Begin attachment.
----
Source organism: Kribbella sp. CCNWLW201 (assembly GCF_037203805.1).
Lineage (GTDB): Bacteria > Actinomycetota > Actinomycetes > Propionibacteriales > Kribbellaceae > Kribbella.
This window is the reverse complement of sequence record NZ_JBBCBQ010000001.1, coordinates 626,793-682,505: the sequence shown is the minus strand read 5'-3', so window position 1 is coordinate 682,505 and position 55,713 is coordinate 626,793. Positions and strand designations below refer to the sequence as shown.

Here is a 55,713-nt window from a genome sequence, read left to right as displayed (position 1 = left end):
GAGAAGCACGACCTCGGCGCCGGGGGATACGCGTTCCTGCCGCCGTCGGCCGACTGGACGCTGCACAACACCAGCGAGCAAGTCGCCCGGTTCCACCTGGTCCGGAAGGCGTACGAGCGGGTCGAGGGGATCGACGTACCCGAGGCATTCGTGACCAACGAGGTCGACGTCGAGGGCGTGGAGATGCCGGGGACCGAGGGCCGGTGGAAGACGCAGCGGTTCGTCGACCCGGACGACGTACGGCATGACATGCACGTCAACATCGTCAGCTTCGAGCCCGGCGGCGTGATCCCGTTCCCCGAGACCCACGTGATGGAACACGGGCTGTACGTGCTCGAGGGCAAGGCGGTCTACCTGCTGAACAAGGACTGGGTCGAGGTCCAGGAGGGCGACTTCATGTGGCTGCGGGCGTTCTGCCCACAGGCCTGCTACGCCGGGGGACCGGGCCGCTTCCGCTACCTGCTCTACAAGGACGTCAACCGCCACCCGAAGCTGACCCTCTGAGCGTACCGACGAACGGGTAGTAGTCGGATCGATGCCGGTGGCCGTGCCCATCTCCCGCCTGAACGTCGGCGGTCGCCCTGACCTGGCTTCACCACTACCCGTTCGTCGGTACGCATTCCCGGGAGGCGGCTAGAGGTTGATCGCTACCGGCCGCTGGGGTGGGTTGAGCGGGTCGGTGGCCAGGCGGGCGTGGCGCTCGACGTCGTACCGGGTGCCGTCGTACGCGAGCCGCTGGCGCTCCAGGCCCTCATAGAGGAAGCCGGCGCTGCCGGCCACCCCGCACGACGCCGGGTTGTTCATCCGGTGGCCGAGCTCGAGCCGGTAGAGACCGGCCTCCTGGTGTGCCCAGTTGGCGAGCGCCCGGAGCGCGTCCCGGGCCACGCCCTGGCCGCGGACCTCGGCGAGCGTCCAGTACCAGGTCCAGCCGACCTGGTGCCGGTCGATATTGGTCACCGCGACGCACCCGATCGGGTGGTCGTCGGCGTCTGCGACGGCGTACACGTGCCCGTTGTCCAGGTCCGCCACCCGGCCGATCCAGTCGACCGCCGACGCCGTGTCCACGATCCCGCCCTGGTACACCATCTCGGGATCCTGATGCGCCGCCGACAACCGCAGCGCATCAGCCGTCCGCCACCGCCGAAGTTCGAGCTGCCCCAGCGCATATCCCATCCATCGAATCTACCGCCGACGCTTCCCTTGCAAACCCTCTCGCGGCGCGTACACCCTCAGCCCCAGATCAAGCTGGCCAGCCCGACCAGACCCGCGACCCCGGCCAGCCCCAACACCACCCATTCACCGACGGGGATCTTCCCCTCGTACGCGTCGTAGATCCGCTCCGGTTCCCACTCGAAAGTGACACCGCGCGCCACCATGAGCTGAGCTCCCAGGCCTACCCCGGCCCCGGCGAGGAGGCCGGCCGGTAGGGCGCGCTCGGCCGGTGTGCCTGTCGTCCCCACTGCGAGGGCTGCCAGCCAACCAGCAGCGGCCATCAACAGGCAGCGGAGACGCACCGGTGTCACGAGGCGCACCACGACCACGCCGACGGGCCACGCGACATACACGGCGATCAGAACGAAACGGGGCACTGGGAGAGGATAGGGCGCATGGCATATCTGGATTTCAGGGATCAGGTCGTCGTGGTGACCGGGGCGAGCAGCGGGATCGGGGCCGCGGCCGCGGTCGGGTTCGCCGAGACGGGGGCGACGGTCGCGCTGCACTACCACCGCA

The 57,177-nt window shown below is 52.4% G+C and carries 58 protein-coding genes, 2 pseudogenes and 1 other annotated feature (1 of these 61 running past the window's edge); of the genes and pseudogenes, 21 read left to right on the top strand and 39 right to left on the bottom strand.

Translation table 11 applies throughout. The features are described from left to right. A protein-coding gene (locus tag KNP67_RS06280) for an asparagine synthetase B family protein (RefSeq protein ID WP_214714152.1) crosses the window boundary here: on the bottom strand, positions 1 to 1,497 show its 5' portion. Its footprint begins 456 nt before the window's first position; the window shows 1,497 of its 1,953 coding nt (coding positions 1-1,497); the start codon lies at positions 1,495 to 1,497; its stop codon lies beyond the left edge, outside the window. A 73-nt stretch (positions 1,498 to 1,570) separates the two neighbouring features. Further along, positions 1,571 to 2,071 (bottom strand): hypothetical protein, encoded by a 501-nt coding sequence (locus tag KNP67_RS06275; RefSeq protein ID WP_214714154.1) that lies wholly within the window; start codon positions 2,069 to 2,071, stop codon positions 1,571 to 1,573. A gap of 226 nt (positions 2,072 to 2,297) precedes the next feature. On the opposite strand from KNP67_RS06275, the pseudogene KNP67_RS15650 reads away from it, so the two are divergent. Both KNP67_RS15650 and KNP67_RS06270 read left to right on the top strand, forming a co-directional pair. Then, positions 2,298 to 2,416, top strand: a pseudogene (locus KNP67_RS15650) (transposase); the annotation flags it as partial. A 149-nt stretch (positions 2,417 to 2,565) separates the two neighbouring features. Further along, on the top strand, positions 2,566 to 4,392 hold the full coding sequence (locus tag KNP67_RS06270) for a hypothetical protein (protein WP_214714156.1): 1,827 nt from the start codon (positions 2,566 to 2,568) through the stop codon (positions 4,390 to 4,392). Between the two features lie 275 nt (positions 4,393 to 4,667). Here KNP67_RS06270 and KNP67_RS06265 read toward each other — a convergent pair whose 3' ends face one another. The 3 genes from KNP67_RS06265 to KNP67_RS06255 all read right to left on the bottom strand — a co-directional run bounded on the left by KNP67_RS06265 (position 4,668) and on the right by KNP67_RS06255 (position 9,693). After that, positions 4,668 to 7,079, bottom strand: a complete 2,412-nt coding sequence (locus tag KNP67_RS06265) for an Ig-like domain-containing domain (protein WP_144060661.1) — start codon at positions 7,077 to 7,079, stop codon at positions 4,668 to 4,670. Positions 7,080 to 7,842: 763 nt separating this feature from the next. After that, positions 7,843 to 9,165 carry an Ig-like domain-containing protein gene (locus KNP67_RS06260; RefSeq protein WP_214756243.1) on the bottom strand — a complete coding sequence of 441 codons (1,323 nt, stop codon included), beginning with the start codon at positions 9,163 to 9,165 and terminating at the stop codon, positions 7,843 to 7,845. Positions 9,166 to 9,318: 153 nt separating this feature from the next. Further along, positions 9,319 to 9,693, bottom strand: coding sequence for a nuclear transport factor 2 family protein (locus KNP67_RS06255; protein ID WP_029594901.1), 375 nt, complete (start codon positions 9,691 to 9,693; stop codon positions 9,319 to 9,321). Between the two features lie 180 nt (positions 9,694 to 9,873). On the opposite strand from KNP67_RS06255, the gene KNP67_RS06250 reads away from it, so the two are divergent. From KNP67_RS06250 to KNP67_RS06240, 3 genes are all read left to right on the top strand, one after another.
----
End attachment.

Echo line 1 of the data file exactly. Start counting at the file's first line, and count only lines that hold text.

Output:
Source organism: Kribbella sp. CCNWLW201 (assembly GCF_037203805.1).